Visiting Speaker - Dr Cengiz Gunes, The Open University
"Kurdish Resurgence in the Middle East and its Regional Impact"
This paper examines the Kurds’ rise as new regional actors in the Middle East and the impact this is having on the regional order.
|An Institute of Arab and Islamic Studies lecture|
|Date||11 January 2017|
|Time||17:15 to 19:30|
Tea and coffee will be served in the Common Room from 4.30 pm. Everyone is most welcome to attend and no registration is required.
|Provider||Institute of Arab and Islamic Studies|
Kurdish political activism has reached a new height in the beginning of the 21st Century with Kurdish movements in Iraq, Turkey and Syria establishing themselves as important political actors to become a significant force in the domestic politics of these states. The consolidation of Kurdish autonomy in Iraq and the establishment of a Kurdish de facto autonomous region within Syria is adding to the Kurds’ growing influence in the region and enabling Kurds to forge stronger relations with regional and international forces. Without a doubt the Kurdistan Region of Iraq has made much progress in the past 25 years in terms of building state institutions and strengthening its legitimacy internationally to become the most significant Kurdish actor. The Kurds’ resurgence in the Middle East took an upward turn with the establishment of de facto Kurdish autonomy in Syria in January 2014. In particular, the emergence of the YPG (People’s Protection Units) as an effective military force in the international military campaign against the IS (Islamic State) has enabled the Kurds of Syria to cultivate stronger ties with the international powers such as the USA. The Kurds have a unique opportunity to consolidate their position and see their demands for Kurdish rights accommodated. It hasn’t been easy for the Kurds to reach where they are but doubts persist as to whether their resurgence in the region is sustainable. As the Middle East is undergoing a tremendous process of transformation and with the conflict and civil war in Syria and Iraq continuing to ravage the power and authority of these states, a question to be asked is will the Kurds be a new force in the region? Will an independent Kurdish state emerge in the Middle East?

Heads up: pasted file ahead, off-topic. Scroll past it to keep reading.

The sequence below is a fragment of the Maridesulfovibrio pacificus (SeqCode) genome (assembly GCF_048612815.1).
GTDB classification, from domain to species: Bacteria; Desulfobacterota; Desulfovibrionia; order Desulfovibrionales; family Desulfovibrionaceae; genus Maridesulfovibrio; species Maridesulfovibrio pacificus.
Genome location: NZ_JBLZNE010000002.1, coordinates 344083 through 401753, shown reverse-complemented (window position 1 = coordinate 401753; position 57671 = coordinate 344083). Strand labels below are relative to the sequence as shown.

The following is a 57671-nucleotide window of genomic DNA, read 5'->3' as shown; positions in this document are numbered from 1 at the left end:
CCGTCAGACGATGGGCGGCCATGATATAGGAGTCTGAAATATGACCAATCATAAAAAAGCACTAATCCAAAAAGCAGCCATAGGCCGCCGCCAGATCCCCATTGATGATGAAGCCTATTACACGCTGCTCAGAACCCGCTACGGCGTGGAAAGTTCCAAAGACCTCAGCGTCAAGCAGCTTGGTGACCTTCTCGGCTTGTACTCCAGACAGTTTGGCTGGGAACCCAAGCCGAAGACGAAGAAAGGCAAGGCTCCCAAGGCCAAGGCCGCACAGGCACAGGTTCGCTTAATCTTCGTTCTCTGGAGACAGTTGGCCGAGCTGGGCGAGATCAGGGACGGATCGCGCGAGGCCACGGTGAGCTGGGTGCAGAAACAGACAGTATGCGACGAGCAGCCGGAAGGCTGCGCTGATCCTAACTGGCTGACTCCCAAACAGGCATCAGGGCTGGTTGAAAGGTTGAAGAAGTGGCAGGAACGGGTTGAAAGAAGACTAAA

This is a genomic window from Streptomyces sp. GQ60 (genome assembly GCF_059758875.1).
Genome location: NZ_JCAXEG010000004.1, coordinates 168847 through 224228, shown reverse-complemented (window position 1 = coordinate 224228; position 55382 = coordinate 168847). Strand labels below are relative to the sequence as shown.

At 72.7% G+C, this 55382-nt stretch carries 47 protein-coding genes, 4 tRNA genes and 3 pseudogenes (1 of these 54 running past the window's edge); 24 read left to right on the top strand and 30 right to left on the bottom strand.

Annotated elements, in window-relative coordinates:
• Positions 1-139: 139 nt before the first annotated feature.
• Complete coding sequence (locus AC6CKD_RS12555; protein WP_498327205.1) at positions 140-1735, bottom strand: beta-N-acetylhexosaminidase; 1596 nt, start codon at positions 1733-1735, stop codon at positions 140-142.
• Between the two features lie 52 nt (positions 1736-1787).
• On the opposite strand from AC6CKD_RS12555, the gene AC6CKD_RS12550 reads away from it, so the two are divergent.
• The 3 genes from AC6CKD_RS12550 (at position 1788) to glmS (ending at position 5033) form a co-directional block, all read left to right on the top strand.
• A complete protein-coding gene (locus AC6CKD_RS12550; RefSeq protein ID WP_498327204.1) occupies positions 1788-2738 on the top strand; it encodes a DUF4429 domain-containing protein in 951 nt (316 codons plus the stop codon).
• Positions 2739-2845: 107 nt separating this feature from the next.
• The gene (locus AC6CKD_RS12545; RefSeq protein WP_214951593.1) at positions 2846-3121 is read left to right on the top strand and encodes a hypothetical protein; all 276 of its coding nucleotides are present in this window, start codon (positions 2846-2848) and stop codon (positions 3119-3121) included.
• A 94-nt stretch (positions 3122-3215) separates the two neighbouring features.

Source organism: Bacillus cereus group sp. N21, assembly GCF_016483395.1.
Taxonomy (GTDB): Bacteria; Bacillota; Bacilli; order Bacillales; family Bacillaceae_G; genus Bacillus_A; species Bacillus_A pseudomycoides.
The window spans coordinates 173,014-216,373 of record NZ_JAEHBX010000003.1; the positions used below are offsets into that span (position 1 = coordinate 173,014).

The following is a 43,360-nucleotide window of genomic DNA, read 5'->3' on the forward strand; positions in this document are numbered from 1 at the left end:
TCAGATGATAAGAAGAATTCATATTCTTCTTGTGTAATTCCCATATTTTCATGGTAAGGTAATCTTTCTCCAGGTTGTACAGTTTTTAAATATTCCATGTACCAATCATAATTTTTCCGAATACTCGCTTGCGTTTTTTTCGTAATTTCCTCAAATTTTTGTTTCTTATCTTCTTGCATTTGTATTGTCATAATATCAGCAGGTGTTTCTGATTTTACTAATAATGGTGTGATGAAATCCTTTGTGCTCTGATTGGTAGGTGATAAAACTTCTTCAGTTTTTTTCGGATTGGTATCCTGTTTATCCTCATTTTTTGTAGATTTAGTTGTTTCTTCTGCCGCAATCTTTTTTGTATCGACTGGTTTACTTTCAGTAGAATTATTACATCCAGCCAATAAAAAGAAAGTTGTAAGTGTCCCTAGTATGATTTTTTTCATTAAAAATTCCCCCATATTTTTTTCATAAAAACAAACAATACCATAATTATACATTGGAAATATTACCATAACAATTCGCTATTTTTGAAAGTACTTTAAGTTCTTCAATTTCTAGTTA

Cengiz Gunes completed his PhD at the Ideology and Discourse Analysis Research Programme, the Department of Government, University of Essex, UK. He is the author of The Kurdish National Movement in Turkey: From Protest to Resistance (London: Routledge, 2012) and co-editor of The Kurdish Question in Turkey: New Perspectives on Violence, Representation, and Reconciliation (London: Routledge, 2014). His main research interests are in the areas of peace and conflict studies, the Kurds in the Middle East, the international relations of the Middle East and Turkish politics. Currently he works as an associate lecturer at the Open University, UK.